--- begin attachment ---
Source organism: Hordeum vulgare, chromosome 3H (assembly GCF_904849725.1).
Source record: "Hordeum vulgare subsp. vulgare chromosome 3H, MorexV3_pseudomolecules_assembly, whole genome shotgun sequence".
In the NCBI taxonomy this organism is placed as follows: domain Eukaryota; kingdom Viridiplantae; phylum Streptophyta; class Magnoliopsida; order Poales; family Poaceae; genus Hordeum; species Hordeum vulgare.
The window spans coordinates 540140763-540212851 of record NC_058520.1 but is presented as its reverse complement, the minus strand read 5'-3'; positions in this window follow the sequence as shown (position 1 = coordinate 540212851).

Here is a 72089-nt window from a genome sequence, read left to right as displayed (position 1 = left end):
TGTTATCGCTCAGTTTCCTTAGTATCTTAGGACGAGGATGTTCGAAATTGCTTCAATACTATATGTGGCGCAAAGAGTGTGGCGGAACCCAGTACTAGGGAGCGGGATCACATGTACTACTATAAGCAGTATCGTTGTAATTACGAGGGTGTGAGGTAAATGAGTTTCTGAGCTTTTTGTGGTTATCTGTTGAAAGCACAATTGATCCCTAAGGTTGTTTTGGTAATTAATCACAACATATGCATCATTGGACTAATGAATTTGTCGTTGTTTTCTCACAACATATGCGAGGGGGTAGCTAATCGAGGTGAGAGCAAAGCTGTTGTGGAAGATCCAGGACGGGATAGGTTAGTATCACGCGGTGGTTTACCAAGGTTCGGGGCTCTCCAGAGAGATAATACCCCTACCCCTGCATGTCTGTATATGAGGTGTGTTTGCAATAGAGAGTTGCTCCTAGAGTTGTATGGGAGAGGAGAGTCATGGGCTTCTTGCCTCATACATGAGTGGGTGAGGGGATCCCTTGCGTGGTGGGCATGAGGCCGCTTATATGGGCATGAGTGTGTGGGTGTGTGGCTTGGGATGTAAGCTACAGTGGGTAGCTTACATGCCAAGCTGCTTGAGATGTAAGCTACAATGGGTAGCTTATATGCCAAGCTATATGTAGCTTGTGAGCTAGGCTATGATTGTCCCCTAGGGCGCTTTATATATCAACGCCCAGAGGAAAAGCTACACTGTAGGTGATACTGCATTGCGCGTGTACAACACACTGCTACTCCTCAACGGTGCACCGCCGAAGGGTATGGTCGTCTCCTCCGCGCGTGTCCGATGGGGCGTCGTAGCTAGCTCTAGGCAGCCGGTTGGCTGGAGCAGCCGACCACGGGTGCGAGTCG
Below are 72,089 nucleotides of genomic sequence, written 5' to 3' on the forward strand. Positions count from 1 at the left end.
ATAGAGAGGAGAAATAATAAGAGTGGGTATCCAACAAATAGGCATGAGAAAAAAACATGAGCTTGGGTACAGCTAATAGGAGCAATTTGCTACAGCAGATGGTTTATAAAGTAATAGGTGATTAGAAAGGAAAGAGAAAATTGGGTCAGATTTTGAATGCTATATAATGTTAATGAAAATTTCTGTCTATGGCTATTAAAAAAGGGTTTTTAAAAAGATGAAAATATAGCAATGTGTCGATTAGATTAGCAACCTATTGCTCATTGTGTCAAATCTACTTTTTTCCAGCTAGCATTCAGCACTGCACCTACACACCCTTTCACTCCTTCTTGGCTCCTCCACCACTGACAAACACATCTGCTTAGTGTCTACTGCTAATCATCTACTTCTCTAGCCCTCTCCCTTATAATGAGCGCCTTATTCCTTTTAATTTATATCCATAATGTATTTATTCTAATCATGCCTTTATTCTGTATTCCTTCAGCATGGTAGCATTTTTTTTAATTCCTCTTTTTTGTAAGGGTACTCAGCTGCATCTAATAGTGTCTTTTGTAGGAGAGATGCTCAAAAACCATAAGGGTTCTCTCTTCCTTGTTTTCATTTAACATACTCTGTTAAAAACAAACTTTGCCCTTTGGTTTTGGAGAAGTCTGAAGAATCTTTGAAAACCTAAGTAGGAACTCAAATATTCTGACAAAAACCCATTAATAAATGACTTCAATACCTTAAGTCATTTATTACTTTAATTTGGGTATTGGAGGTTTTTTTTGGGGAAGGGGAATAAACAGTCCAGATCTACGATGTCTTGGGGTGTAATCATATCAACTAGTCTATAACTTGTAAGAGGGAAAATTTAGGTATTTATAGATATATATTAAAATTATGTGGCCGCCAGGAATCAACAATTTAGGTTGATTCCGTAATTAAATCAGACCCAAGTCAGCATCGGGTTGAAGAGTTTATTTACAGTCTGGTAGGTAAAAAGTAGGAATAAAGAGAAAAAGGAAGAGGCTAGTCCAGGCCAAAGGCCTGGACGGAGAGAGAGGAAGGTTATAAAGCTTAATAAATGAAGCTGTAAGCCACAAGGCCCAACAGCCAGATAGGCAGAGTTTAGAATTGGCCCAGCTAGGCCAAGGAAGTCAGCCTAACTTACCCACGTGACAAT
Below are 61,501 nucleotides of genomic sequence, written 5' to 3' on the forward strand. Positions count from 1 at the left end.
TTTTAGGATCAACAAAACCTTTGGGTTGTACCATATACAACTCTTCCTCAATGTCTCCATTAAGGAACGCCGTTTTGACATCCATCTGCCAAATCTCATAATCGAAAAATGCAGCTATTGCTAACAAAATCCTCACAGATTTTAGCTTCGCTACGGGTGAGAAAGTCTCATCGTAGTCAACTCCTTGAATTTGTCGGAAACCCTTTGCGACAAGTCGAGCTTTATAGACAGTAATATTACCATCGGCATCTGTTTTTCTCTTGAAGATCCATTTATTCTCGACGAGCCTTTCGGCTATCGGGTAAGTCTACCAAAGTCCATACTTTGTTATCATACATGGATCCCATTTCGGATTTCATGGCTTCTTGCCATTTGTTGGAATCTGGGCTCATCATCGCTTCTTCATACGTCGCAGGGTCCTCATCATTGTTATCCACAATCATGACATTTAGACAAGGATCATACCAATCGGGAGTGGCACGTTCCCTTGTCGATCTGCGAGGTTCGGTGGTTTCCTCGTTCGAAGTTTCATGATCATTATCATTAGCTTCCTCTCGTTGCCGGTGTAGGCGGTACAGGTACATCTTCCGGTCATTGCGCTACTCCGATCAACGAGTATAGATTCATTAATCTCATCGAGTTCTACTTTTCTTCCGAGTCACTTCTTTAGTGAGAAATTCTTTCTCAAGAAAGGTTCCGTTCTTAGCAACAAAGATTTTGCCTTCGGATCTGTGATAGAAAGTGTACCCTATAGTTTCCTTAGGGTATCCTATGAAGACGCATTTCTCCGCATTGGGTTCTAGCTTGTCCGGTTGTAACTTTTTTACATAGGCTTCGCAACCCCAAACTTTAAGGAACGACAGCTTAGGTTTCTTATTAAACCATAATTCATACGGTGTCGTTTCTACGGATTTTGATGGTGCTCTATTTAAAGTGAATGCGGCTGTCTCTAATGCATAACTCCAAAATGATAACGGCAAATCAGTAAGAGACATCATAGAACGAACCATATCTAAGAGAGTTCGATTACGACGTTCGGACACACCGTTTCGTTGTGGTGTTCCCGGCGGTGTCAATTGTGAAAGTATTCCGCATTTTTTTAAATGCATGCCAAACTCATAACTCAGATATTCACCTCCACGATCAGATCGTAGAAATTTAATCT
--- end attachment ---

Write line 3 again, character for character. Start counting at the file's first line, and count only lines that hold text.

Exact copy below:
In the NCBI taxonomy this organism is placed as follows: domain Eukaryota; kingdom Viridiplantae; phylum Streptophyta; class Magnoliopsida; order Poales; family Poaceae; genus Hordeum; species Hordeum vulgare.